Life After Emilee Logo | Neal Klein honoring his wife after losing her to pancreatic cancer
Life After Emilee Logo | Neal Klein honoring his wife after losing her to pancreatic cancer
Life After Emilee Logo | Neal Klein honoring his wife after losing her to pancreatic cancer

A Friend in Struggle

To a friend in struggle:

I never had friends before Em died. I probably never really had friends all my life. I have been a loner a long time. I have developed some friendships since Em died. Through grief support, through music, through writing, through facebook, through blogging, through pancreatic and other cancers. I have been through some changes.

I have one friend that is at a rough period. Grief is something that never ends. It changes as I change but it is never done. Like a meal is done. Like a movie is done, over, but it lingers with me. Grief hangs around. It is always present in some way because the loss of the loved one is a part of me and part of life.

So, I hurt when I see a friend going through some painful patch. Whatever it is, but especially when it involves grief and coming to grips with changes after a loved one is gone. I have been through them and will be through them again, I know. A period of time where I know I need to stretch out of my comfort zone into what is uncomfortable. It evokes feelings of betrayal, guilt, and a deep ache inside.

I don’t like discomfort. I don’t like the thing that I try to deny but is often in my face. And that is, I don’t like change. I like the comfort when I know my routine, without disturbing things. But, change is the only thing that pushes me to grow and stretch my boundaries, my limits.

Every significant step forward calls it up with the trumpets.

“Hey Change, it is time.” And then I say, “I am here. I am submitting to the notion that I must, I must, I must embrace you. I am uncomfortable to do so, but I will do it anyway. I must sit with you, and be with you, and some miracle will occur.”

It happens every time. I am no less reluctant each and every time. If I say, “Okay, I will stop resisting and let you in and see what happens, sit with my discomfort and my fear, my heart pounding with the fear of the unknown and all the possibilities of what Could go Right; in addition to what my brain is so good at which is Everything that can go Wrong, every possible contingency of what Could go Wrong. If I can embrace you, I will be transformed once again.”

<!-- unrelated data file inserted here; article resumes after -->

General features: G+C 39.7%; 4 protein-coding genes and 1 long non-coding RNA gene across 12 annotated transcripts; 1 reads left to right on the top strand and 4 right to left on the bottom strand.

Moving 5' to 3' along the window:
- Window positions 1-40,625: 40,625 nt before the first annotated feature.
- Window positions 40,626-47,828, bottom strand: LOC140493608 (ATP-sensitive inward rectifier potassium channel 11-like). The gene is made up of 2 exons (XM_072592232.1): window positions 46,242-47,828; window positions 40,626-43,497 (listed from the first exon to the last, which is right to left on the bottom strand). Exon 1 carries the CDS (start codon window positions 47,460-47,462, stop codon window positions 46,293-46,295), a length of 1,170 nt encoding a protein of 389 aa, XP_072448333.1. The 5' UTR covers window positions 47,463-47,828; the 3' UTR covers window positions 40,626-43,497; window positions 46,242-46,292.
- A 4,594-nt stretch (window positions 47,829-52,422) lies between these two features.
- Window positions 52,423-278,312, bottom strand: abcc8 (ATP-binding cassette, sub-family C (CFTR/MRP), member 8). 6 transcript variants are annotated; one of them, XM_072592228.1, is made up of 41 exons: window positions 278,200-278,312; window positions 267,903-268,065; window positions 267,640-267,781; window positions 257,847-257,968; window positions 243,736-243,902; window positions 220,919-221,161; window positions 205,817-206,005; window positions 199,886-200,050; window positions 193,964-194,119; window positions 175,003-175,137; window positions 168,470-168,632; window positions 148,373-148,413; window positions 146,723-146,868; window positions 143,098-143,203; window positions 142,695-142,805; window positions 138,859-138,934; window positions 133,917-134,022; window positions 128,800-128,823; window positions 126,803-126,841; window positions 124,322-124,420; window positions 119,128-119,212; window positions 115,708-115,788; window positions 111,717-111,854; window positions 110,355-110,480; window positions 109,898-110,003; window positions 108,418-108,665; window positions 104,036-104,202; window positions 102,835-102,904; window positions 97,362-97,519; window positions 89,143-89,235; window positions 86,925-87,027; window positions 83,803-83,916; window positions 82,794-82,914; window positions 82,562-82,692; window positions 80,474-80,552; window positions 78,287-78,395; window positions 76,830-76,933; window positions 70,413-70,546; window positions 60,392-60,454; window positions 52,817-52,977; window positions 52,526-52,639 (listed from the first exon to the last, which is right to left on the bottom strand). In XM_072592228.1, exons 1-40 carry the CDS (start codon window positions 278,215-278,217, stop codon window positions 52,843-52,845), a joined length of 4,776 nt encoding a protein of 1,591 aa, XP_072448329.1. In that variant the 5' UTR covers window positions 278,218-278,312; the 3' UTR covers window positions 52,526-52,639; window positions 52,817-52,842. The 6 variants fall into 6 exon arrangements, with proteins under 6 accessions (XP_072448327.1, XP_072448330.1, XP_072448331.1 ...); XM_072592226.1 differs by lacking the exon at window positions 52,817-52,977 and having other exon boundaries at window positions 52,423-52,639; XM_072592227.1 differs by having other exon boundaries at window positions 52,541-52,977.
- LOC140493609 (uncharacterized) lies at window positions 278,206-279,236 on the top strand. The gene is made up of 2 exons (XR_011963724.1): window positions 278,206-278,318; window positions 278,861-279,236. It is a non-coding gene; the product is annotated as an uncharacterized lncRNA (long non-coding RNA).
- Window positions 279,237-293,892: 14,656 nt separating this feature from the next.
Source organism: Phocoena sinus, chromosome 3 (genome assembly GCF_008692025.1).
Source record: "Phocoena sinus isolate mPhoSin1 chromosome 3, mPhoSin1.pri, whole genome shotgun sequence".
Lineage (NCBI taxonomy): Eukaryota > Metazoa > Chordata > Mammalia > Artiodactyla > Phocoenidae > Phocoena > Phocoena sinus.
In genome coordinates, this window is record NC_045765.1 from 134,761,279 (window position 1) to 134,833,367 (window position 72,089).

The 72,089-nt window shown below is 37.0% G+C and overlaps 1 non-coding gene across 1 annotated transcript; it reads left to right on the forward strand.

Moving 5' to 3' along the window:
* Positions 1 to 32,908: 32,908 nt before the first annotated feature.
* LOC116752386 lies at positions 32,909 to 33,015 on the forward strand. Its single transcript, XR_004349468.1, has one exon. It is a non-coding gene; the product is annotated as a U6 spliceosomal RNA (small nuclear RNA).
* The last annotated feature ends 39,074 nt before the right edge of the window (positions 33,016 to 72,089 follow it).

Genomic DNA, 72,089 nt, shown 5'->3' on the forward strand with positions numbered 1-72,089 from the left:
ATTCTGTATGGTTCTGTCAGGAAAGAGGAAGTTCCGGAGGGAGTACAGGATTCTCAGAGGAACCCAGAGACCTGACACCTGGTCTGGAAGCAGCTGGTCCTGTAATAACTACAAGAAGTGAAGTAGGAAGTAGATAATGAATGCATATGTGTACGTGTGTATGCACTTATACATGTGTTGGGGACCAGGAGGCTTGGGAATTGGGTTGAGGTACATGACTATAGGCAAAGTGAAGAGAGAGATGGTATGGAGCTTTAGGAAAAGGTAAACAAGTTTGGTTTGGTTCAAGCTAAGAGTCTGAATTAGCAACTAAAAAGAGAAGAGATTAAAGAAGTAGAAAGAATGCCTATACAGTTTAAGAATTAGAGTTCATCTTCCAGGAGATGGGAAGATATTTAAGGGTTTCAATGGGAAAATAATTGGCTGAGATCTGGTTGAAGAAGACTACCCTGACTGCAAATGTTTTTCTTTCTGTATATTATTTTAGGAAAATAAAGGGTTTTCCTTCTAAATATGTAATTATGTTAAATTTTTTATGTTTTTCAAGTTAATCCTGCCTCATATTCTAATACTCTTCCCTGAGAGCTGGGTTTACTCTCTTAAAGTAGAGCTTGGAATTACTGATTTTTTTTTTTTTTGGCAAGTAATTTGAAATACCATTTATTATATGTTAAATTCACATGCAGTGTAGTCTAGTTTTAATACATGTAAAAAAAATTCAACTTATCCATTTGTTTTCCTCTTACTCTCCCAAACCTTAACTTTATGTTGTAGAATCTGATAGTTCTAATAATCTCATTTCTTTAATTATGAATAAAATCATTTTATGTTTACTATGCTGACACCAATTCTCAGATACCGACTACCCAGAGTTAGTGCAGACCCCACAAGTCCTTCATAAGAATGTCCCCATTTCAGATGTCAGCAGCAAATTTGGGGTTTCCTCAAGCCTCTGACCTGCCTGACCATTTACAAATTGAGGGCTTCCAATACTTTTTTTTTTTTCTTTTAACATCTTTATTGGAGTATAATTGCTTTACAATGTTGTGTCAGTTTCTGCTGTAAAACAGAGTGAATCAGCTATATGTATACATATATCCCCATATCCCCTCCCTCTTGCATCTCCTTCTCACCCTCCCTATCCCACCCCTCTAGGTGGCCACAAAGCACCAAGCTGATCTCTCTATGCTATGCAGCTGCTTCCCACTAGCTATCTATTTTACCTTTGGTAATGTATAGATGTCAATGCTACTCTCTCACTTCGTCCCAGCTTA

I have seen it, felt it, lived it, and continue to do so. I continue to be amazed. If I have the desire to grow and learn, I will continue to be amazed, even though each time, it is like a part of my brain has amnesia and forgets I have survived the last thing. I must welcome the fear and discomfort all over again as if for the first time. And then I will move. I will shift.

I will also feel loss. Loss for the skin I am shedding. Loss for what was me a moment ago. Because I have courage and have faced another hurtle of fear, I have taken another step. I am not even sure toward what.

I am not even sure I know where I am going. I do know it is what I must do to grow. And that inner knowing, is empowering. I know that although next time I will be just as scared, I know I will survive. I know I will smile inside that I have taken yet another step on this delicious journey.

All this hot air from my mouth to the page to say, I feel the pain of my friend. Maybe I never had friends because I thought it was too complicated. Too complicated to deal with another’s sensitivities and to have them deal with mine. It was also easier to not have to feel anyone else’s pain. My own is enough. Truth is, my own is not enough. My own is just too lonely. Too separate.

Feeling what my friend is going through is the joy of being connected to another in some soulful way. I know I can’t fix my friend’s pain, growth pain, pain of some transition, some realization, some personal truth, a conflict, an inner battle. I want to reach out and say, “Here, grab my hand and let me pull you through.”

But, I can’t. That person has to do it. I so desperately want to help. I hurt knowing I can’t. My insides resonate with my friend and I feel the struggle. My gut gets a knot and my eyes well up.

My whole life, I managed to avoid friends except for a couple. I preferred loneliness to sharing of this pain. But, the pain of being alone is too great.

I now choose to be nearby them as they struggle. I can share the heartache with the triumphs. I can help hand over tissues. I can listen if you need me to. I can just be present whether I am there in person, or on this side of the computer, email, phone, whatever.

I have been touched and have touched some people along the way lately. I guess it is part of my choosing to risk being vulnerable. I feel more alive than I ever have in my life. Interesting things happen when I allow myself to show vulnerability. It is all part of the full catastrophe of daring to truly be alive.

I realize it also means that there will be times I will lose a treasured friend. I will suffer loss. Whether to death, or some other twist of life. Impermanence. I accept that burden along with the gift of connection, for as long as it lasts. I will share the joy and the suffering. I will accept the complications. For the rewards. The rewards may be fleeting, or not. But, they are rich and deep. I am born alone. I will die alone. I no longer want to be alone in the in-between.

My friend. I am with you in spirit in your moment of struggle. And, I am here.

Neal Harvey…good day. And, P.S. This really is one hell of a F’g Hallmark card. I would buy it in a heartbeat.

nmitchk@aol.com

NAVIGATION
×
MENU
Back to the Top